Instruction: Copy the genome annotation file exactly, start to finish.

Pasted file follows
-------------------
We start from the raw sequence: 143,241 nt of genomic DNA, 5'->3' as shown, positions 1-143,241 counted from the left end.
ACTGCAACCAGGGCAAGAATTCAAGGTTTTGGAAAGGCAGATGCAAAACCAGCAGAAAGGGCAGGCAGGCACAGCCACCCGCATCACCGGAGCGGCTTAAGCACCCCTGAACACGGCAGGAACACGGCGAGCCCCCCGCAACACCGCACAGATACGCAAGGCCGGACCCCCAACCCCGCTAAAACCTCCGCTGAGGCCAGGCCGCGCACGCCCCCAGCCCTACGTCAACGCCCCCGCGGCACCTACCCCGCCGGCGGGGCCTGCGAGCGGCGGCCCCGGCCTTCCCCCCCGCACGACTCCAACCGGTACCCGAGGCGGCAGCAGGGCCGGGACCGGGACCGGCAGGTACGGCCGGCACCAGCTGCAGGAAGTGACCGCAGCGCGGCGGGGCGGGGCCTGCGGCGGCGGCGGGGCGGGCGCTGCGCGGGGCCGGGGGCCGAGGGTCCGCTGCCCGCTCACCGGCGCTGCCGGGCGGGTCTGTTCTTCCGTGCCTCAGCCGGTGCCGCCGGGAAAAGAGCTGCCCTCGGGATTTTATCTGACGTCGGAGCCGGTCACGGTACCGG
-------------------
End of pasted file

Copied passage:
We start from the raw sequence: 143,241 nt of genomic DNA, 5'->3' as shown, positions 1-143,241 counted from the left end.
ACTGCAACCAGGGCAAGAATTCAAGGTTTTGGAAAGGCAGATGCAAAACCAGCAGAAAGGGCAGGCAGGCACAGCCACCCGCATCACCGGAGCGGCTTAAGCACCCCTGAACACGGCAGGAACACGGCGAGCCCCCCGCAACACCGCACAGATACGCAAGGCCGGACCCCCAACCCCGCTAAAACCTCCGCTGAGGCCAGGCCGCGCACGCCCCCAGCCCTACGTCAACGCCCCCGCGGCACCTACCCCGCCGGCGGGGCCTGCGAGCGGCGGCCCCGGCCTTCCCCCCCGCACGACTCCAACCGGTACCCGAGGCGGCAGCAGGGCCGGGACCGGGACCGGCAGGTACGGCCGGCACCAGCTGCAGGAAGTGACCGCAGCGCGGCGGGGCGGGGCCTGCGGCGGCGGCGGGGCGGGCGCTGCGCGGGGCCGGGGGCCGAGGGTCCGCTGCCCGCTCACCGGCGCTGCCGGGCGGGTCTGTTCTTCCGTGCCTCAGCCGGTGCCGCCGGGAAAAGAGCTGCCCTCGGGATTTTATCTGACGTCGGAGCCGGTCACGGTACCGG